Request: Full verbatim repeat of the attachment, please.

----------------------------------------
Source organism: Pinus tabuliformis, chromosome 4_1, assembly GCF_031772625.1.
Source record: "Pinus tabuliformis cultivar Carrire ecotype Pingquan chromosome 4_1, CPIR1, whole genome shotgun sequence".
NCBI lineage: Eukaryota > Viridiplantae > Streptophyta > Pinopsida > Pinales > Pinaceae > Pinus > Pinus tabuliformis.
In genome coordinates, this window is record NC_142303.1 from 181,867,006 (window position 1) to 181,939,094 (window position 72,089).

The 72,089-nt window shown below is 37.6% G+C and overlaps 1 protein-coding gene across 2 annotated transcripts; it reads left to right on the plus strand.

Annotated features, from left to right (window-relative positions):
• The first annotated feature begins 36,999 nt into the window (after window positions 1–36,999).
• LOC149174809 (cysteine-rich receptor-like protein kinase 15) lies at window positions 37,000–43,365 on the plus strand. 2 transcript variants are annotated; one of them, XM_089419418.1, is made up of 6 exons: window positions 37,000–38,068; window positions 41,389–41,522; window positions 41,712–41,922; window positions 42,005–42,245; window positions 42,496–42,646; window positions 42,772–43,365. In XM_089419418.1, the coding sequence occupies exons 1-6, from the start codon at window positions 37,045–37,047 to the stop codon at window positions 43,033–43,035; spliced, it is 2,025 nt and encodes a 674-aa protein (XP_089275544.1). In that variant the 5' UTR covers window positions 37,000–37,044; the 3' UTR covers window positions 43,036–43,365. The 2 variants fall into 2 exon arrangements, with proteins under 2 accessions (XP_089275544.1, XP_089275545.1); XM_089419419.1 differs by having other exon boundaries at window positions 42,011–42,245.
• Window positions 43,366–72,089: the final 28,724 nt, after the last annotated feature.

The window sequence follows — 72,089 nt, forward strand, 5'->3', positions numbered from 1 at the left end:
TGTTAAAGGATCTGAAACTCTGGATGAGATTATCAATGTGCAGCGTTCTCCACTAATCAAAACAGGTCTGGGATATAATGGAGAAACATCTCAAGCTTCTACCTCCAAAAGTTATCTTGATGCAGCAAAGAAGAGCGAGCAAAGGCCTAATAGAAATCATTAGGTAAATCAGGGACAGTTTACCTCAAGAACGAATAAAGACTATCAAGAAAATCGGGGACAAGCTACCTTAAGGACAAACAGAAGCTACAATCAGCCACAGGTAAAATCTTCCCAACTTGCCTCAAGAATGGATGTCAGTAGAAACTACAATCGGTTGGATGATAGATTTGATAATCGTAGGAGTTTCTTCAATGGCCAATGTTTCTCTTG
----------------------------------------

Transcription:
Source organism: Pinus tabuliformis, chromosome 4_1, assembly GCF_031772625.1.
Source record: "Pinus tabuliformis cultivar Carrire ecotype Pingquan chromosome 4_1, CPIR1, whole genome shotgun sequence".
NCBI lineage: Eukaryota > Viridiplantae > Streptophyta > Pinopsida > Pinales > Pinaceae > Pinus > Pinus tabuliformis.
In genome coordinates, this window is record NC_142303.1 from 181,867,006 (window position 1) to 181,939,094 (window position 72,089).

The 72,089-nt window shown below is 37.6% G+C and overlaps 1 protein-coding gene across 2 annotated transcripts; it reads left to right on the plus strand.

Annotated features, from left to right (window-relative positions):
• The first annotated feature begins 36,999 nt into the window (after window positions 1–36,999).
• LOC149174809 (cysteine-rich receptor-like protein kinase 15) lies at window positions 37,000–43,365 on the plus strand. 2 transcript variants are annotated; one of them, XM_089419418.1, is made up of 6 exons: window positions 37,000–38,068; window positions 41,389–41,522; window positions 41,712–41,922; window positions 42,005–42,245; window positions 42,496–42,646; window positions 42,772–43,365. In XM_089419418.1, the coding sequence occupies exons 1-6, from the start codon at window positions 37,045–37,047 to the stop codon at window positions 43,033–43,035; spliced, it is 2,025 nt and encodes a 674-aa protein (XP_089275544.1). In that variant the 5' UTR covers window positions 37,000–37,044; the 3' UTR covers window positions 43,036–43,365. The 2 variants fall into 2 exon arrangements, with proteins under 2 accessions (XP_089275544.1, XP_089275545.1); XM_089419419.1 differs by having other exon boundaries at window positions 42,011–42,245.
• Window positions 43,366–72,089: the final 28,724 nt, after the last annotated feature.

The window sequence follows — 72,089 nt, forward strand, 5'->3', positions numbered from 1 at the left end:
TGTTAAAGGATCTGAAACTCTGGATGAGATTATCAATGTGCAGCGTTCTCCACTAATCAAAACAGGTCTGGGATATAATGGAGAAACATCTCAAGCTTCTACCTCCAAAAGTTATCTTGATGCAGCAAAGAAGAGCGAGCAAAGGCCTAATAGAAATCATTAGGTAAATCAGGGACAGTTTACCTCAAGAACGAATAAAGACTATCAAGAAAATCGGGGACAAGCTACCTTAAGGACAAACAGAAGCTACAATCAGCCACAGGTAAAATCTTCCCAACTTGCCTCAAGAATGGATGTCAGTAGAAACTACAATCGGTTGGATGATAGATTTGATAATCGTAGGAGTTTCTTCAATGGCCAATGTTTCTCTTG